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  1. Timothy J. Reiss (1982). The Discourse of Modernism. Cornell University Press.
     
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    Timothy J. Reiss (1996). Denying the Body? Memory and the Dilemmas of History in Descartes. Journal of the History of Ideas 57 (4):587-607.
  3.  9
    Timothy J. Reiss (2001). Sites of Lost Memory: Malika Mokeddem and the Necessity of Writing. Thesis Eleven 67 (1):81-99.
    The Algerian writer Malika Mokeddem embeds her novels in the geography of a desert that belongs ever more to the past of the nomadic immediate ancestors of her main characters. Object of nostalgic yearning, this desert past and the nomads peopling it also necessitate flight, especially for women, trapped there in a patriarchal culture and society whose violence has been perpetuated into that of contemporary Algeria - also often aimed against women. Besides a few strong older women able to take (...)
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    Timothy J. Reiss (2003). Souls and Machines: The Cartesian Rupture? - Dennis Des Chene, Life's Form: Late Aristotelian Conceptions of the Soul ; Dennis Des Chene, Spirits and Clocks: Machine and Organism in Descartes. [REVIEW] Metascience 12 (1):37-45.
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    Timothy J. Reiss (2008). Early Modern Philosophy and Changing 'Who-Ness'. Metascience 17 (2):263-267.
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  6. Timothy J. Reiss (2005). Descartes's Silences on Slavery and Race. In Andrew Valls (ed.), Race and Racism in Modern Philosophy. Cornell University Press
  7. Timothy J. Reiss (1983). John O'Neill, Essaying Montaigne: A Study of the Renaissance Institution of Writing and Reading Reviewed By. Philosophy in Review 3 (2):87-91.
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    Timothy J. Reiss (2003). Mirages of the Selfe: Patterns of Personhood in Ancient and Early Modern Europe. Stanford University Press.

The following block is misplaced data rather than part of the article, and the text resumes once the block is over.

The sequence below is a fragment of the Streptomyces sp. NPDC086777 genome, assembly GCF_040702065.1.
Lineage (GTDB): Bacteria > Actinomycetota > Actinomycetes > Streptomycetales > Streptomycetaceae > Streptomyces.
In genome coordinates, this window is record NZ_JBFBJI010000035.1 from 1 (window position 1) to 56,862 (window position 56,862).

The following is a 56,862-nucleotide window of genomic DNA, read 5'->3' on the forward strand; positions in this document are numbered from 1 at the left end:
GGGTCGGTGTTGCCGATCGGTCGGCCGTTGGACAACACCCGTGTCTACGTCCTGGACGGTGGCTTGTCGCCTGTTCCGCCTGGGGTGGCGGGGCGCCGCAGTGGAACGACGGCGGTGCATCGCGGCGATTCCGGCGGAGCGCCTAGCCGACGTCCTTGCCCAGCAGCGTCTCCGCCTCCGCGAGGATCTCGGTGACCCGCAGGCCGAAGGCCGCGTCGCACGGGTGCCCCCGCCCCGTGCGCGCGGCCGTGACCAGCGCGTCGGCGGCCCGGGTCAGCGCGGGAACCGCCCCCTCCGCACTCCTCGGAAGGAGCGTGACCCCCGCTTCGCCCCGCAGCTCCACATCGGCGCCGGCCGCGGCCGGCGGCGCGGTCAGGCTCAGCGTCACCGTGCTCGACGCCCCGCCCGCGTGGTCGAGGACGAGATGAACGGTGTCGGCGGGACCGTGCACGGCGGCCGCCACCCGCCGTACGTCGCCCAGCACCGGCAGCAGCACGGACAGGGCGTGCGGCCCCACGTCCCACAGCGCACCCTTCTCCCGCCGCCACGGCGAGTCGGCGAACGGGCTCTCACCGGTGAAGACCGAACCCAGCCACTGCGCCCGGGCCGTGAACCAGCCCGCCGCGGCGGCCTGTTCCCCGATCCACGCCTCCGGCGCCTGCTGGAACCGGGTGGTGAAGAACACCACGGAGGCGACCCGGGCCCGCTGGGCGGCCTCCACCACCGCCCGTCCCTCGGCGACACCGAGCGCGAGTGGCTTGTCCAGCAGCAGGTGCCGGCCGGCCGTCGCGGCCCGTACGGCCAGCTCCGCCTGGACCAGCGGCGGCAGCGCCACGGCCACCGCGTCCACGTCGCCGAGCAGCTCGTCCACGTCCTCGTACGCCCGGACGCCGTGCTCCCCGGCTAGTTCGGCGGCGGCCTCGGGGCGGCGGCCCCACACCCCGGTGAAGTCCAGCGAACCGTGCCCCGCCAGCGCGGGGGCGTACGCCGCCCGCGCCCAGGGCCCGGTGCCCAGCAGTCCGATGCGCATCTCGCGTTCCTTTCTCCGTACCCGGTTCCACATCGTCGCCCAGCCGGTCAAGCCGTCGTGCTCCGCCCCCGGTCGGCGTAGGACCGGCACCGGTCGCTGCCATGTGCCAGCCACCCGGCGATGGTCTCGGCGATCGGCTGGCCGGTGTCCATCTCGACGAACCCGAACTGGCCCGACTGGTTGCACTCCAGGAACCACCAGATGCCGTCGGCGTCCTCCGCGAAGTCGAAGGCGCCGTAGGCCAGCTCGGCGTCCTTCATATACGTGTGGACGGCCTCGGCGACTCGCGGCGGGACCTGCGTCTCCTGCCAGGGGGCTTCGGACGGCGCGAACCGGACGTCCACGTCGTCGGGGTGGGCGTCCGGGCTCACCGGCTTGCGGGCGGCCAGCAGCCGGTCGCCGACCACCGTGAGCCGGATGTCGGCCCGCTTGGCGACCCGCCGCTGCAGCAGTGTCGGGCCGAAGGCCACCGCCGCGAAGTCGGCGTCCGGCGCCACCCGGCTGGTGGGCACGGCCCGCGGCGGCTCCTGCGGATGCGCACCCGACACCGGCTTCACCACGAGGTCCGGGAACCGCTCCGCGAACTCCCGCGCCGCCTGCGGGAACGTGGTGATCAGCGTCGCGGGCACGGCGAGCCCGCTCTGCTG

Through extensive readings in philosophical, legal, medical, and imaginative writing, this book explores notions and experiences of being a person from European antiquity to Descartes. It offers quite new interpretations of what it was to be a person—to experience who-ness—in other times and places, involving new understandings of knowing, willing, and acting, as well as of political and material life, the play of public and private, passions and emotions. The trajectory the author reveals reaches from the ancient sense of personhood (...)
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  9. Timothy J. Reiss (2003). Peter Biller, The Measure of Multitude: Population in Medieval Thought. Oxford and New York: Oxford University Press, 2000. Pp. Xxi, 476 Plus 6 Black-and-White Plates. $55. [REVIEW] Speculum 78 (4):1247-1250.
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  10. Timothy J. Reiss (1987). Peter Dronke, The Medieval Poet and His World. (Storia E Letteratura, Raccolta di Studi E Testi, 164.) Rome: Edizioni di Storia E Letteratura, 1984. Paper. Pp. 490. [REVIEW] Speculum 62 (1):127-130.
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    Timothy J. Reiss (1992). The Meaning of Literature. Cornell University Press.
    Introduction In Rene Wellek wrote that the "political attack on literature is a foolish generalization." He was dismissing those who would deprecate ...
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  12. Timothy J. Reiss, Joseph E. Ledoux, Matthew S. Santirocco, Phillip Mitsis & Eva Cantarella (2000). The Self - Ancient and Modern. New York University.
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  13. Timothy J. Reiss (1988). The Uncertainty of Analysis: Problems in Truth, Meaning, and Culture. Cornell University Press.
     
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